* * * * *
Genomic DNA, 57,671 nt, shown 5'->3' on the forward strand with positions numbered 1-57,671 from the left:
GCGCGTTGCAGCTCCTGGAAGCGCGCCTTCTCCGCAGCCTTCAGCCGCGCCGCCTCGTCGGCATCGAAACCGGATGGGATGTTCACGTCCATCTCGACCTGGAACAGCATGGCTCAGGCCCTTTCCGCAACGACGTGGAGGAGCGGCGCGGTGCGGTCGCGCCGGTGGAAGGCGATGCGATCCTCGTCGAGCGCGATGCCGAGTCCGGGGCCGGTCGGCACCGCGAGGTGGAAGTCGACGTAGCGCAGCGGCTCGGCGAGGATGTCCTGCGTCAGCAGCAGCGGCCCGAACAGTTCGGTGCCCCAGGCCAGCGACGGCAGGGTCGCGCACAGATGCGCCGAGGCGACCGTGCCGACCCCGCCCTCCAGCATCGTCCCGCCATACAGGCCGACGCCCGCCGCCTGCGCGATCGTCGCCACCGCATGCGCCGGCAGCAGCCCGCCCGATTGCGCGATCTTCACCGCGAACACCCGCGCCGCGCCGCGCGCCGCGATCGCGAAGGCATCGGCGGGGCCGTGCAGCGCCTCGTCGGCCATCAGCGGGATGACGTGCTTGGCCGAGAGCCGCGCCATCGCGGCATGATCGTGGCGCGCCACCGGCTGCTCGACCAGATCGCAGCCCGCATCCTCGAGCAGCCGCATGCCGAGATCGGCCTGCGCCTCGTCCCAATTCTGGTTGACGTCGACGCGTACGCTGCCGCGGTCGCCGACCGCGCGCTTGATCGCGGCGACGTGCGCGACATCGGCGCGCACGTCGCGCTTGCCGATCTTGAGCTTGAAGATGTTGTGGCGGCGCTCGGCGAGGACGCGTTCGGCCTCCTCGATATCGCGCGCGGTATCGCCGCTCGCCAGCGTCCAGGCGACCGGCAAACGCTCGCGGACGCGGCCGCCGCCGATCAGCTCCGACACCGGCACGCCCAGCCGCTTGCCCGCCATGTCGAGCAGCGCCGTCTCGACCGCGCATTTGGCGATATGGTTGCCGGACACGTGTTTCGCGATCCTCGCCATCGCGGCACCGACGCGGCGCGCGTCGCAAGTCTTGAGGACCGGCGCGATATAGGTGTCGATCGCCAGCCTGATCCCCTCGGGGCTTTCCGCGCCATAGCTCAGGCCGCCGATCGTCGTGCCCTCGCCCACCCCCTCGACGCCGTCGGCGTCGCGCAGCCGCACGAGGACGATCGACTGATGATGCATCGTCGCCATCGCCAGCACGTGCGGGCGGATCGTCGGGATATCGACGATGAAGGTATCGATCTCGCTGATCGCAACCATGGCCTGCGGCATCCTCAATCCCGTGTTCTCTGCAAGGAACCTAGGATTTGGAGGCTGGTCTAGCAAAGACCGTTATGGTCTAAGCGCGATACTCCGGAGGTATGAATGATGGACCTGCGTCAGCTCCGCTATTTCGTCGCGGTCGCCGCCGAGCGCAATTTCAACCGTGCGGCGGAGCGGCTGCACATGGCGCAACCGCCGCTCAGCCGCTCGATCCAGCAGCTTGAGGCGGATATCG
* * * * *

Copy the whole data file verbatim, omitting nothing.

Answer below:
Genomic DNA, 57,671 nt, shown 5'->3' on the forward strand with positions numbered 1-57,671 from the left:
GCGCGTTGCAGCTCCTGGAAGCGCGCCTTCTCCGCAGCCTTCAGCCGCGCCGCCTCGTCGGCATCGAAACCGGATGGGATGTTCACGTCCATCTCGACCTGGAACAGCATGGCTCAGGCCCTTTCCGCAACGACGTGGAGGAGCGGCGCGGTGCGGTCGCGCCGGTGGAAGGCGATGCGATCCTCGTCGAGCGCGATGCCGAGTCCGGGGCCGGTCGGCACCGCGAGGTGGAAGTCGACGTAGCGCAGCGGCTCGGCGAGGATGTCCTGCGTCAGCAGCAGCGGCCCGAACAGTTCGGTGCCCCAGGCCAGCGACGGCAGGGTCGCGCACAGATGCGCCGAGGCGACCGTGCCGACCCCGCCCTCCAGCATCGTCCCGCCATACAGGCCGACGCCCGCCGCCTGCGCGATCGTCGCCACCGCATGCGCCGGCAGCAGCCCGCCCGATTGCGCGATCTTCACCGCGAACACCCGCGCCGCGCCGCGCGCCGCGATCGCGAAGGCATCGGCGGGGCCGTGCAGCGCCTCGTCGGCCATCAGCGGGATGACGTGCTTGGCCGAGAGCCGCGCCATCGCGGCATGATCGTGGCGCGCCACCGGCTGCTCGACCAGATCGCAGCCCGCATCCTCGAGCAGCCGCATGCCGAGATCGGCCTGCGCCTCGTCCCAATTCTGGTTGACGTCGACGCGTACGCTGCCGCGGTCGCCGACCGCGCGCTTGATCGCGGCGACGTGCGCGACATCGGCGCGCACGTCGCGCTTGCCGATCTTGAGCTTGAAGATGTTGTGGCGGCGCTCGGCGAGGACGCGTTCGGCCTCCTCGATATCGCGCGCGGTATCGCCGCTCGCCAGCGTCCAGGCGACCGGCAAACGCTCGCGGACGCGGCCGCCGCCGATCAGCTCCGACACCGGCACGCCCAGCCGCTTGCCCGCCATGTCGAGCAGCGCCGTCTCGACCGCGCATTTGGCGATATGGTTGCCGGACACGTGTTTCGCGATCCTCGCCATCGCGGCACCGACGCGGCGCGCGTCGCAAGTCTTGAGGACCGGCGCGATATAGGTGTCGATCGCCAGCCTGATCCCCTCGGGGCTTTCCGCGCCATAGCTCAGGCCGCCGATCGTCGTGCCCTCGCCCACCCCCTCGACGCCGTCGGCGTCGCGCAGCCGCACGAGGACGATCGACTGATGATGCATCGTCGCCATCGCCAGCACGTGCGGGCGGATCGTCGGGATATCGACGATGAAGGTATCGATCTCGCTGATCGCAACCATGGCCTGCGGCATCCTCAATCCCGTGTTCTCTGCAAGGAACCTAGGATTTGGAGGCTGGTCTAGCAAAGACCGTTATGGTCTAAGCGCGATACTCCGGAGGTATGAATGATGGACCTGCGTCAGCTCCGCTATTTCGTCGCGGTCGCCGCCGAGCGCAATTTCAACCGTGCGGCGGAGCGGCTGCACATGGCGCAACCGCCGCTCAGCCGCTCGATCCAGCAGCTTGAGGCGGATATCG